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of fact are superior to those of the earlier works, Typee and Omoo; and on its inventive side it is superior, at any rate to ordinary understanding, to the later books, Mardi and Pierre, or the Ambiguities, and others. It will not surprise readers of Moby Dick to think that after it was written its writer passed from them, in a sense. Already in this book one is carried to the comprehensible limits of marvellous imagination. There the mere reader and follower can stay in safety, transfigured with the great gifts that have been added to him, even while not being of the nature that conceived them. But the nature that conceived them has its course still to run. Herman Melville has here endowed human nature with writing that I believe to be absolutely unsurpassed. To read it and absorb it is the crown of one's reading life, but from the laws of mind that made it the reader is still apart and immune. It is the wildest farthest kind of genius. Herman Melville could not have been so great as this if he had not been going on beyond greatness as we know it. Many deep divers may fail to reach a spot marked at a great depth, and when one of them reaches it at last it is because he sinks on beyond it to return no more. In the works that followed this, he is called transcendentalist and metaphysician, writing of 'exotic philosophies, with an echo of gargantuan laughter.'

Replying to Nathaniel Hawthorne's praise of Moby Dick, he wrote in a letter to him: 'Lord, when shall we be done growing? As long as we have anything more to do, we have done nothing. So, now let us add Moby Dick

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to our blessing, and step from that. Leviathan is not the biggest fish ;-I have heard of Krakens.' And it was to Hawthorne that he said in another letter, while he was still writing Moby Dick: 'I have come to regard this matter of Fame as the most transparent of all vanities. I read Solomon more and more, and every time see deeper and deeper and unspeakable meanings in him. I did not think of Fame a year ago as I do now. My development has been all within a few years past. I am like one of those seeds taken out of the Egyptian pyramids, which, after being three thousand years a seed, and nothing but a seed, being planted in English soil it developed itself, grew to greenness, and then fell to mould, So I. Until I was twenty-five I had no development at all. From my twenty-fifth year I date my life. Three weeks have scarcely passed at any time between then and now, that I have not unfolded within myself. But I feel that I am now come to the inmost leaf of the bulb, and that shortly the flower must fall to the mould.'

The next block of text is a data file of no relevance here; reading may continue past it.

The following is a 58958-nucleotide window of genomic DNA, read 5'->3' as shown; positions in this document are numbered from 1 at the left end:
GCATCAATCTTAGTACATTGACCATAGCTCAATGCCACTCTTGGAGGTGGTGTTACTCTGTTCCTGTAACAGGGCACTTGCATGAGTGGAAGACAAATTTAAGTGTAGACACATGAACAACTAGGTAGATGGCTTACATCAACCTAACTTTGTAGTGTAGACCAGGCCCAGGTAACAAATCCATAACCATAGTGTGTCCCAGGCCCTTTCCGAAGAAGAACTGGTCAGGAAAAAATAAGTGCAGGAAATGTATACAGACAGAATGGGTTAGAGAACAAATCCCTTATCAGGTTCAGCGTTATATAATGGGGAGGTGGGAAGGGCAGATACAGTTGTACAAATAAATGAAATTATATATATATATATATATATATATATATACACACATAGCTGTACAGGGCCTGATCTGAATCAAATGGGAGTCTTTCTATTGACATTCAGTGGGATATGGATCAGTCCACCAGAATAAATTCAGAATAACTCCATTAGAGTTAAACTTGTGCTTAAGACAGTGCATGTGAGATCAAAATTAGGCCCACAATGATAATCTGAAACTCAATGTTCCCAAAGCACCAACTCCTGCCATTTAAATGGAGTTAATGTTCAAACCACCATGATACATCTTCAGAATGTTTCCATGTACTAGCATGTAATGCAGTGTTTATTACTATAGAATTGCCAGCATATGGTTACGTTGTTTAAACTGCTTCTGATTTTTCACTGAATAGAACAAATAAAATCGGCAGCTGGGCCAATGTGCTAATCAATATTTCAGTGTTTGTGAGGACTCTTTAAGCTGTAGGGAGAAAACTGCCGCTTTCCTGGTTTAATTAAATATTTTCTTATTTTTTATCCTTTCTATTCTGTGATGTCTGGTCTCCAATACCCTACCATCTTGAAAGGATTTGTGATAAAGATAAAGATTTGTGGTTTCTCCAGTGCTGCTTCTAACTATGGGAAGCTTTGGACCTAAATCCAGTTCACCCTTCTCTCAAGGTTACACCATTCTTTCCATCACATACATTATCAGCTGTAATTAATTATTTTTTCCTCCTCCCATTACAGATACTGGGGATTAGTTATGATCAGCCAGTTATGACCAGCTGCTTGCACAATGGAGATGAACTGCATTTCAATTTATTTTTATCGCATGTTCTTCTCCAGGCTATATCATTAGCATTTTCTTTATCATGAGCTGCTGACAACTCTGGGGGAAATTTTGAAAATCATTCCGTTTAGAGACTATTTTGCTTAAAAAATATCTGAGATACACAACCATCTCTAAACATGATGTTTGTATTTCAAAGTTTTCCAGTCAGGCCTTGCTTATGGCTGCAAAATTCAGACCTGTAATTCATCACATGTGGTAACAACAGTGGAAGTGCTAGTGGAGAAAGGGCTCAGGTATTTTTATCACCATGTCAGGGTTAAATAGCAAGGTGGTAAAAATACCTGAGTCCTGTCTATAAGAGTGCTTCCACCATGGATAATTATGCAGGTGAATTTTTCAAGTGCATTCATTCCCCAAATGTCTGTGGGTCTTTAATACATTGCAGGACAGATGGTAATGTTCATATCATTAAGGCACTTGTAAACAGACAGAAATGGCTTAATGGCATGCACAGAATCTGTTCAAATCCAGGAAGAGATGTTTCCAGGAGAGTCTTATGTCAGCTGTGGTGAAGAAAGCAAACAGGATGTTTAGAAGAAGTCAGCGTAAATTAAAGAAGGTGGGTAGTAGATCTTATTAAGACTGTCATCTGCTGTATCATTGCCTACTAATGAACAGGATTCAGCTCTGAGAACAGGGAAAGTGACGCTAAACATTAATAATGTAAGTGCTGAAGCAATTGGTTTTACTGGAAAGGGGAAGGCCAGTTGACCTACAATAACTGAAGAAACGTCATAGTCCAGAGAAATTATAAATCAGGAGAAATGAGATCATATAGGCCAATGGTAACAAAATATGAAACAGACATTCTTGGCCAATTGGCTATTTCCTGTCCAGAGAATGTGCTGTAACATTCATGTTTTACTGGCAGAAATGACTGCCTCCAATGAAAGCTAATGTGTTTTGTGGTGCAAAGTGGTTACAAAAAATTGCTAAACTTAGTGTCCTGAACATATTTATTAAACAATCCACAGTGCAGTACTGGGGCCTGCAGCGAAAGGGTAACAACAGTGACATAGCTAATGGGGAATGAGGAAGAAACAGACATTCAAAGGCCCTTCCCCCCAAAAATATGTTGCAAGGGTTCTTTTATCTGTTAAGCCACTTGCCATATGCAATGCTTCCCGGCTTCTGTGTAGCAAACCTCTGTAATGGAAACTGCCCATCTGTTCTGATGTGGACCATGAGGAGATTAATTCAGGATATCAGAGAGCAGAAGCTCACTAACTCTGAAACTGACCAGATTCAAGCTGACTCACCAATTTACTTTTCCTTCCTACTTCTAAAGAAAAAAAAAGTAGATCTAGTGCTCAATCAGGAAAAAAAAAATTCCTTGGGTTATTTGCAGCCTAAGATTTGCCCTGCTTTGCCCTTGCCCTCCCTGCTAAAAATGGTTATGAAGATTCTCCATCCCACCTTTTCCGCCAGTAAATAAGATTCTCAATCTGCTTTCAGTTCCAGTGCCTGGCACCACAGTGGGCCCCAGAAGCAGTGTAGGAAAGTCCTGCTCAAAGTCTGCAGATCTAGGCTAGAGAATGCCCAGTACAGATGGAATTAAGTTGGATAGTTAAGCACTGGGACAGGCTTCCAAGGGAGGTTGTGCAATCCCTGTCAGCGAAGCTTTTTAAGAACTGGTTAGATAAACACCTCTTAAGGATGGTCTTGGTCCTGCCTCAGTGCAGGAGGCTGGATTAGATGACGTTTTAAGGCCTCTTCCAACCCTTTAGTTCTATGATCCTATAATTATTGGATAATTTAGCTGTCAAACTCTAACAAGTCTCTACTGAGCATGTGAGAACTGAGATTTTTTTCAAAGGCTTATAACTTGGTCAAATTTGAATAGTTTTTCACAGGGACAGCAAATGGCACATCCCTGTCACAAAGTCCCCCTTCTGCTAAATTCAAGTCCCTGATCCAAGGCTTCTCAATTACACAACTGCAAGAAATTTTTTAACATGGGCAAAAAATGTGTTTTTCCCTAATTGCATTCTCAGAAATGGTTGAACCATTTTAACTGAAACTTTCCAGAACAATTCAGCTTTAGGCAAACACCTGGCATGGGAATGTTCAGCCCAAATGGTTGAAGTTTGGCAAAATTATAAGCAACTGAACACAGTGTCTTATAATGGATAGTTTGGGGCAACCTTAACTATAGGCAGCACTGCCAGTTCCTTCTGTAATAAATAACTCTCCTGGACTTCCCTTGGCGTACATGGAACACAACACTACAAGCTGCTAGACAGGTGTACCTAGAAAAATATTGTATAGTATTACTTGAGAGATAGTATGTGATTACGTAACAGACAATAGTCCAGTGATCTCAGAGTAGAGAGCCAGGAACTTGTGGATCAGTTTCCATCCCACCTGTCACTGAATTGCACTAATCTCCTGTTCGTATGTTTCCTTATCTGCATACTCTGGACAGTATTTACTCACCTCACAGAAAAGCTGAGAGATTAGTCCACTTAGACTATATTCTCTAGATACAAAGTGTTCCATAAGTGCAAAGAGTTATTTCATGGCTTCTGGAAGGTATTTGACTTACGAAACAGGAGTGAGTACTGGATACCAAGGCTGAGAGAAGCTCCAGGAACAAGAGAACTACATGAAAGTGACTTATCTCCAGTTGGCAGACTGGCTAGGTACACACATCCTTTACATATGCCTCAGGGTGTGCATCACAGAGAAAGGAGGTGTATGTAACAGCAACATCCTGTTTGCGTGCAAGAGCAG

Herman Melville was about thirty-two when he wrote Moby Dick. He was born in New York in 1819, of mixed Dutch and English stock. When he was eighteen he went to sea as a cabinboy on a vessel trading to Liverpool. Returning to America, he became an usher in a school, but he soon took to the sea again on a whaling-vessel. Later, on a man-of-war, he knew yet another life at sea, and the book called White Jacket was founded on that experience. Leaving the sea, he married and lived on shore in New York and near Pittsville until his death

in 1891. He is the master of all other sea-writers, one of whom, Mr. Masefield, has said that Moby Dick speaks the whole secret of the sea. Marlowe and Sir Thomas Browne and Borrow have been named for comparison with him; and among those to write in his praise were Hawthorne, his friend and neighbour, and Stevenson. Barrie confessedly owes Captain Hook to him. His fame may still be restricted, but it is intense, for to know him is to be partly made of him for ever. Among his other books the reader is chiefly recommended to read White Jacket.

The nature of Moby Dick may perhaps not be seen in its first few chapters.


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